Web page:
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Why I made the crappiest game I could think of to motivate myself
by Ryan Andrew Smith on 07/05/14 08:11:00 am   Featured Blogs

The following blog post, unless otherwise noted, was written by a member of Gamasutra’s community.
The thoughts and opinions expressed are those of the writer and not Gamasutra or its parent company.

 

Stop me if you've heard this before: "I'm putting the project on hold because ___".

Well obviously you can't stop me because I'm writing this, but I know you're out there. I know you, and I know your reasons.

The game isn't good enough. The engine isn't good enough. The art isn't good enough, the music, sound, level design, nothing about this is good enough. I'm starting over. I have a much better *other* idea!

I've been making games for many years, and it wasn't until this week that I actually made something that I released. I've been project-hopping for so long, I've started so many games that I've forgotten half of them. I was frustrated, angry and upset with myself. It got so bad that this week, after a 10-hour work day, I came home, grabbed a couple of beers, and forced myself to hammer out a game in 5 hours. I completely removed myself from caring. I thought to myself "This is going to be the worst game ever created, but by Golly, it's going to be *finished*, and I'm going to *release it*."

And so I did. And you know what? These past days I've been *euphoric*. My head is clear again, all of the self-doubt, the insecurities, the inner voice telling me that "You haven't even released a single game yet, you suck!", all of that is gone.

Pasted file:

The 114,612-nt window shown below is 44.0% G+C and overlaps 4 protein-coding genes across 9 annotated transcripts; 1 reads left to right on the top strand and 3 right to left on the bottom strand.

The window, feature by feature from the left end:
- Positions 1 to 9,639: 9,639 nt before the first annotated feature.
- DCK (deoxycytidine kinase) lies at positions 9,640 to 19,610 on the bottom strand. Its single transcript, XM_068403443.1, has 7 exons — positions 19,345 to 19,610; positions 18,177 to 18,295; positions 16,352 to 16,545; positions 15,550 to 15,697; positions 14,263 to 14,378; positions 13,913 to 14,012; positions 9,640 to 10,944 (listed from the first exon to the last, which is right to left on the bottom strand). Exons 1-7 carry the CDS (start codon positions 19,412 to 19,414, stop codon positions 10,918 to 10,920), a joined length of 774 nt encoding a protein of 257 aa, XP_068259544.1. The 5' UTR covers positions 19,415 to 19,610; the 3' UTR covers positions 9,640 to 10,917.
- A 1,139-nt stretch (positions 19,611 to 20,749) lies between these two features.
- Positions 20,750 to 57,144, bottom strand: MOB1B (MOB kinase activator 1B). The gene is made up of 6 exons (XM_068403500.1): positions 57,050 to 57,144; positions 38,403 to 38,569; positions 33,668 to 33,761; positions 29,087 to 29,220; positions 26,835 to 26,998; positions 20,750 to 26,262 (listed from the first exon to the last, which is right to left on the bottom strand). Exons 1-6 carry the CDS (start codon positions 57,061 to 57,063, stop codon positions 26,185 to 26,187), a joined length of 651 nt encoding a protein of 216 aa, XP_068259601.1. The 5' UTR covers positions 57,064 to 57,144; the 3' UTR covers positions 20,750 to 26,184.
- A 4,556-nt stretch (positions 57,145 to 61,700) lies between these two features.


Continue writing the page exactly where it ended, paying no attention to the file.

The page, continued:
The game is terrible, of course. The game has the simplest mechanic, graphics and sound I could think of. It doesn't even have a menu. It's a one-button, one-mechanic game, and I'm kicking myself for not having done this sooner.

Because aside from the self-motivation it's given me, it also has forced me to dilute an idea down to the absolute essential gameplay element. Not only was this an excellent creation for my self-esteem, it was also a great excersise in game design - as game jams often are. There is no story, no hidden meaning, just a toy to be played with. And the absolute best part? I made it with the full expectation of it being terrible. My first game that I released *sucks*.

And that's *good*. That means it's all uphill from here. There is nothing to be ashamed of. Nothing that's "not good enough to show". I have a floor to stand on now - even if that floor is sub-terranian, it's certainly better than just aimlessly floating through the void waiting for that "perfect spot" to land on. I have a benchmark now. Everything I do from now on *will be better*.

So to those of you out there who are struggling with motivation, with ideas, who are afraid about not being good enough, my suggestion is: Why not just go out there and make something terrible? The Android market is already overflowing with terrible games, so there's nothing negative about throwing another little thing at the pile. But the positive feeling of seeing something you released, and *FINISHED*, online, and seeing your name next to it?

Priceless. Go make something terrible to motivate you.


If you want, you can check out my terrible game on Google Play or online with the Unity Player.

Both are completely free and without ads, though I'm afraid the rest of my website is down at the moment.

I hope this little write-up can help other people motivate themselves to take that super-difficult first step of actually *finishing* something. Excelsior!


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